Copyright ©The Author(s) 2020.
World J Clin Oncol. Dec 24, 2020; 11(12): 968-975
Published online Dec 24, 2020. doi: 10.5306/wjco.v11.i12.968
Table 1 Barriers to implementing remote consultations
Technological barriers
Availability of smart phones or mobile devices
Mobile network coverage
Lack of a dedicated, properly-equipped office in the hospital to conveniently and rapidly program and conduct a remote visit that is comparable to a real-life consultation. This equipment would include videoconferencing software to allow for a proper anamnesis, with hands-free headphones to allow the physician to record data on the eMR, and automatic telephone dialling
Electronic medical record formats and the capability to order complementary tests through the software
Physical barriers
Telephone consultation and difficult anamnesis in some cases, such as patients with a laryngectomy, cognitive impairment, hearing loss, neurological diseases, or poor language skills (i.e., foreigners), etc;
Impossibility of performing a correct physical examination of patients
Communication barriers
Use of technical jargon
Semantic barriers: Inability to understand the language used by the sender or the receiver
Lack of body language signals (telephone consultations)
Potential lack of empathy in telephone consultations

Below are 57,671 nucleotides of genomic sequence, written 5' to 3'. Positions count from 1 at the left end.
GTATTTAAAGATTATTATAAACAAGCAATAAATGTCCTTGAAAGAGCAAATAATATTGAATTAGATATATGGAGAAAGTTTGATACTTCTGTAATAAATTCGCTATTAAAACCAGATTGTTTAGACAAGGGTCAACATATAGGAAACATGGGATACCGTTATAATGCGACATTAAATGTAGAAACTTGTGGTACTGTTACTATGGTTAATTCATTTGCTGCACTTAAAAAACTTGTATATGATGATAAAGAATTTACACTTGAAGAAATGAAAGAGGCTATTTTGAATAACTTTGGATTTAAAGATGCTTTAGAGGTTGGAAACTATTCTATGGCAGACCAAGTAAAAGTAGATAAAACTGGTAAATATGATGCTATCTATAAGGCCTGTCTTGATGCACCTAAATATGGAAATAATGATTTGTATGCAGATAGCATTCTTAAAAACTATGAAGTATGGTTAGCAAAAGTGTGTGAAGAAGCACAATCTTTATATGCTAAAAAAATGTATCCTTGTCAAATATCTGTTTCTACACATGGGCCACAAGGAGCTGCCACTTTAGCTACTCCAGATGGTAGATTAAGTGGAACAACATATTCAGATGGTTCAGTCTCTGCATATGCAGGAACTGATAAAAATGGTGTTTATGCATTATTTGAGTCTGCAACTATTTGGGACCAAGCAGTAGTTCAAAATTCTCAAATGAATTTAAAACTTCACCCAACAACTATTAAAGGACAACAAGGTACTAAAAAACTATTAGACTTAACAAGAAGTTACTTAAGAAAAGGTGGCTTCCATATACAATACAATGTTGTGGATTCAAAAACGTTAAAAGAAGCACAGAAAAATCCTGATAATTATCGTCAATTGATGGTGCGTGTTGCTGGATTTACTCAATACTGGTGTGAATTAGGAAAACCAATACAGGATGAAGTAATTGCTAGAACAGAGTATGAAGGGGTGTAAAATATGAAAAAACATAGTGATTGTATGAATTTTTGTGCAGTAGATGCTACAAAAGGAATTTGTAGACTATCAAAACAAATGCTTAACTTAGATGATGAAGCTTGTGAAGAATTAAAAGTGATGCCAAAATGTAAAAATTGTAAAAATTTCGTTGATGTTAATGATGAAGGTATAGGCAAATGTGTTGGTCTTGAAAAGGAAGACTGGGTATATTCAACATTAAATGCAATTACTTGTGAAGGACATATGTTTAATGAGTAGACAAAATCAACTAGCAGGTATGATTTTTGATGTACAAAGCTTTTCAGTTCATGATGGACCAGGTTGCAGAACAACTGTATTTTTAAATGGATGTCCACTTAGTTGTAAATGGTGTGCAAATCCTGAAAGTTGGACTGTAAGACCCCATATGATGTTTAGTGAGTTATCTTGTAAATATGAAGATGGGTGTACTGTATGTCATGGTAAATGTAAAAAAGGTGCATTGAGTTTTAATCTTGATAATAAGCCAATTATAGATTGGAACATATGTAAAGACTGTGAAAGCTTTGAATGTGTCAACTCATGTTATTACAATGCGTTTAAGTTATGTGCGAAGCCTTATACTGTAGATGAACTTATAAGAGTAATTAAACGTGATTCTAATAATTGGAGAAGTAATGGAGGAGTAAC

External interruptions
Mental (“not thinking clearly”) and emotional blocks
Fear of asking questions
Lack of family support during the teleconsultation
Potential misinterpretation of the message
Feelings of inferiority
Misinformed or “overinformed” (infodemia)
External interruptions
Difficulties in understanding how to behave in this unique setting: Respect, cordiality and a collaborative attitude
Psychological barriers
Feelings of insecurity due to work processes outside of routine practices;
Perceived deterioration in the doctor-patient relationship, in which it is necessary to cede more power and autonomy to the patient with more open dialogue (and a less paternalistic relationship)
The need to use an appropriate tone of voice, ask clear and concise questions, use warm and friendly language, and practice active listening when communicating with patients
Potential to perceive a certain loss of humanity due to the lack of physical presence
If the patient cannot see the physician (e.g., telephone call), this can produce feelings of depersonalization
The patient may be accustomed to letting the physician make health-related decisions
The patient may have difficulties describing symptoms in a virtual setting
Bioethical barriers
Confidentiality and privacy
Data protection
The remote consultation cannot replace a face-to-face visit, but rather complements it
Risks related to computer security and hacking